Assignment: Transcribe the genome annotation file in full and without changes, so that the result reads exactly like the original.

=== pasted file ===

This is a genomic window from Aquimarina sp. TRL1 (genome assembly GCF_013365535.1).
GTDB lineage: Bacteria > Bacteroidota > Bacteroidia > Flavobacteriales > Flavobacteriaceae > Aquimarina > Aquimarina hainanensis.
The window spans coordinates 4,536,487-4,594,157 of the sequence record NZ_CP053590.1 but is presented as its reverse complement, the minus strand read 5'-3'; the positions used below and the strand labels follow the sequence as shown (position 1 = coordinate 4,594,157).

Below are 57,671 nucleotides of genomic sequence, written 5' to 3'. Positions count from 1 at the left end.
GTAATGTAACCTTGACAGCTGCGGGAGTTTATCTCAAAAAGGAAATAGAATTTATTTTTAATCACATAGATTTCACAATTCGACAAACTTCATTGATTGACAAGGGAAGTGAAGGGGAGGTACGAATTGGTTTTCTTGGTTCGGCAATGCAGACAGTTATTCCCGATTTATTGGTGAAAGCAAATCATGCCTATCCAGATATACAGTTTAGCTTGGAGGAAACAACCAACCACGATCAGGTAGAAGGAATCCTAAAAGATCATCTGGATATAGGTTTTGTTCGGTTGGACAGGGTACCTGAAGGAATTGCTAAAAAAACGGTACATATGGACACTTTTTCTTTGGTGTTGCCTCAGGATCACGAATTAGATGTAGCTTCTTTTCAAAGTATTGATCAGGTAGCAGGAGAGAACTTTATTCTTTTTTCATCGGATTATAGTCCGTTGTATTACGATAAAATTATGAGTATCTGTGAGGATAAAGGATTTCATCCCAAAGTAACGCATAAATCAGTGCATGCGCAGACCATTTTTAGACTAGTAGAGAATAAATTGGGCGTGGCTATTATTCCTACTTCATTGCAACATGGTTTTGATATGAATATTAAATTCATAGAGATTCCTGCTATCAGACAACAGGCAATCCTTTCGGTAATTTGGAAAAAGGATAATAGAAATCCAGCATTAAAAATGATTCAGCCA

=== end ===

This is a genomic window from Aquimarina sp. TRL1 (genome assembly GCF_013365535.1).
GTDB lineage: Bacteria > Bacteroidota > Bacteroidia > Flavobacteriales > Flavobacteriaceae > Aquimarina > Aquimarina hainanensis.
The window spans coordinates 4,536,487-4,594,157 of the sequence record NZ_CP053590.1 but is presented as its reverse complement, the minus strand read 5'-3'; the positions used below and the strand labels follow the sequence as shown (position 1 = coordinate 4,594,157).

Below are 57,671 nucleotides of genomic sequence, written 5' to 3'. Positions count from 1 at the left end.
GTAATGTAACCTTGACAGCTGCGGGAGTTTATCTCAAAAAGGAAATAGAATTTATTTTTAATCACATAGATTTCACAATTCGACAAACTTCATTGATTGACAAGGGAAGTGAAGGGGAGGTACGAATTGGTTTTCTTGGTTCGGCAATGCAGACAGTTATTCCCGATTTATTGGTGAAAGCAAATCATGCCTATCCAGATATACAGTTTAGCTTGGAGGAAACAACCAACCACGATCAGGTAGAAGGAATCCTAAAAGATCATCTGGATATAGGTTTTGTTCGGTTGGACAGGGTACCTGAAGGAATTGCTAAAAAAACGGTACATATGGACACTTTTTCTTTGGTGTTGCCTCAGGATCACGAATTAGATGTAGCTTCTTTTCAAAGTATTGATCAGGTAGCAGGAGAGAACTTTATTCTTTTTTCATCGGATTATAGTCCGTTGTATTACGATAAAATTATGAGTATCTGTGAGGATAAAGGATTTCATCCCAAAGTAACGCATAAATCAGTGCATGCGCAGACCATTTTTAGACTAGTAGAGAATAAATTGGGCGTGGCTATTATTCCTACTTCATTGCAACATGGTTTTGATATGAATATTAAATTCATAGAGATTCCTGCTATCAGACAACAGGCAATCCTTTCGGTAATTTGGAAAAAGGATAATAGAAATCCAGCATTAAAAATGATTCAGCCA